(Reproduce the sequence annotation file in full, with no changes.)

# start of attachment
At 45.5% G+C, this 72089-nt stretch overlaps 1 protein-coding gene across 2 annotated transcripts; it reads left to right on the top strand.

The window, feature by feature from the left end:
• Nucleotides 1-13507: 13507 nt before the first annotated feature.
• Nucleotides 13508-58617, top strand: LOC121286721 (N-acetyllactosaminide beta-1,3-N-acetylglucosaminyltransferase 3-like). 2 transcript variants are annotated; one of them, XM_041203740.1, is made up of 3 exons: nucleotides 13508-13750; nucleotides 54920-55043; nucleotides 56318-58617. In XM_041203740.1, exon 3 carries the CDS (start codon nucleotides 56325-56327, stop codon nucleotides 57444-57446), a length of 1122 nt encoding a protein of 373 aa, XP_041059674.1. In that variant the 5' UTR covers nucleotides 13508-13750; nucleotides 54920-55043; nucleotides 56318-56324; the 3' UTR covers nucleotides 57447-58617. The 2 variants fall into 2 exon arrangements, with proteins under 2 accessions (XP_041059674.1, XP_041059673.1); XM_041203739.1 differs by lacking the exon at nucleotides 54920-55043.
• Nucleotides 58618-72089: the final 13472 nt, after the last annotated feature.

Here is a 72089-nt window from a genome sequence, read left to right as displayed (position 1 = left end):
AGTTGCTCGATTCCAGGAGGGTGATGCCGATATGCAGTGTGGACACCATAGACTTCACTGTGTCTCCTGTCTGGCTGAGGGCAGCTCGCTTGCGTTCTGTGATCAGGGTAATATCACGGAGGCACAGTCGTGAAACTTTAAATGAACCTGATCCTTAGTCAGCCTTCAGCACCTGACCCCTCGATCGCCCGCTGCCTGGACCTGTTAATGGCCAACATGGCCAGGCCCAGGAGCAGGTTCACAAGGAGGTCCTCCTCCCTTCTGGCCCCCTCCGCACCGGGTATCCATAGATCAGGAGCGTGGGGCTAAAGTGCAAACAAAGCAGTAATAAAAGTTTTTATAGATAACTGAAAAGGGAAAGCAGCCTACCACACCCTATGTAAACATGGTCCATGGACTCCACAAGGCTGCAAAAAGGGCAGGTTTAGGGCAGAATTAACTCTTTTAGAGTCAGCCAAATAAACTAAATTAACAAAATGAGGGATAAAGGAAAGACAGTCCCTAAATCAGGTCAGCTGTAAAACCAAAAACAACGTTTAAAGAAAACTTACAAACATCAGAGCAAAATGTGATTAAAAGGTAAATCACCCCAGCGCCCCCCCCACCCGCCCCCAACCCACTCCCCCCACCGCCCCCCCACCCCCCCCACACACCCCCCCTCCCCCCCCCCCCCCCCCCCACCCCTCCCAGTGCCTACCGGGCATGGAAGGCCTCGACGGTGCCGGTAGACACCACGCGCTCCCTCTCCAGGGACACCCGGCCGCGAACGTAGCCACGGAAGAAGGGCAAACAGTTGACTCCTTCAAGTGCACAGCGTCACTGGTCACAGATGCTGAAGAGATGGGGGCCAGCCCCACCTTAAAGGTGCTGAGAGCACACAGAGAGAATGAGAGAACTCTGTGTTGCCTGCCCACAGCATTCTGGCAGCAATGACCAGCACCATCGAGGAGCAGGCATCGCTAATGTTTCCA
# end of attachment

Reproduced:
At 45.5% G+C, this 72089-nt stretch overlaps 1 protein-coding gene across 2 annotated transcripts; it reads left to right on the top strand.

The window, feature by feature from the left end:
• Nucleotides 1-13507: 13507 nt before the first annotated feature.
• Nucleotides 13508-58617, top strand: LOC121286721 (N-acetyllactosaminide beta-1,3-N-acetylglucosaminyltransferase 3-like). 2 transcript variants are annotated; one of them, XM_041203740.1, is made up of 3 exons: nucleotides 13508-13750; nucleotides 54920-55043; nucleotides 56318-58617. In XM_041203740.1, exon 3 carries the CDS (start codon nucleotides 56325-56327, stop codon nucleotides 57444-57446), a length of 1122 nt encoding a protein of 373 aa, XP_041059674.1. In that variant the 5' UTR covers nucleotides 13508-13750; nucleotides 54920-55043; nucleotides 56318-56324; the 3' UTR covers nucleotides 57447-58617. The 2 variants fall into 2 exon arrangements, with proteins under 2 accessions (XP_041059674.1, XP_041059673.1); XM_041203739.1 differs by lacking the exon at nucleotides 54920-55043.
• Nucleotides 58618-72089: the final 13472 nt, after the last annotated feature.

Here is a 72089-nt window from a genome sequence, read left to right as displayed (position 1 = left end):
AGTTGCTCGATTCCAGGAGGGTGATGCCGATATGCAGTGTGGACACCATAGACTTCACTGTGTCTCCTGTCTGGCTGAGGGCAGCTCGCTTGCGTTCTGTGATCAGGGTAATATCACGGAGGCACAGTCGTGAAACTTTAAATGAACCTGATCCTTAGTCAGCCTTCAGCACCTGACCCCTCGATCGCCCGCTGCCTGGACCTGTTAATGGCCAACATGGCCAGGCCCAGGAGCAGGTTCACAAGGAGGTCCTCCTCCCTTCTGGCCCCCTCCGCACCGGGTATCCATAGATCAGGAGCGTGGGGCTAAAGTGCAAACAAAGCAGTAATAAAAGTTTTTATAGATAACTGAAAAGGGAAAGCAGCCTACCACACCCTATGTAAACATGGTCCATGGACTCCACAAGGCTGCAAAAAGGGCAGGTTTAGGGCAGAATTAACTCTTTTAGAGTCAGCCAAATAAACTAAATTAACAAAATGAGGGATAAAGGAAAGACAGTCCCTAAATCAGGTCAGCTGTAAAACCAAAAACAACGTTTAAAGAAAACTTACAAACATCAGAGCAAAATGTGATTAAAAGGTAAATCACCCCAGCGCCCCCCCCACCCGCCCCCAACCCACTCCCCCCACCGCCCCCCCACCCCCCCCACACACCCCCCCTCCCCCCCCCCCCCCCCCCCACCCCTCCCAGTGCCTACCGGGCATGGAAGGCCTCGACGGTGCCGGTAGACACCACGCGCTCCCTCTCCAGGGACACCCGGCCGCGAACGTAGCCACGGAAGAAGGGCAAACAGTTGACTCCTTCAAGTGCACAGCGTCACTGGTCACAGATGCTGAAGAGATGGGGGCCAGCCCCACCTTAAAGGTGCTGAGAGCACACAGAGAGAATGAGAGAACTCTGTGTTGCCTGCCCACAGCATTCTGGCAGCAATGACCAGCACCATCGAGGAGCAGGCATCGCTAATGTTTCCA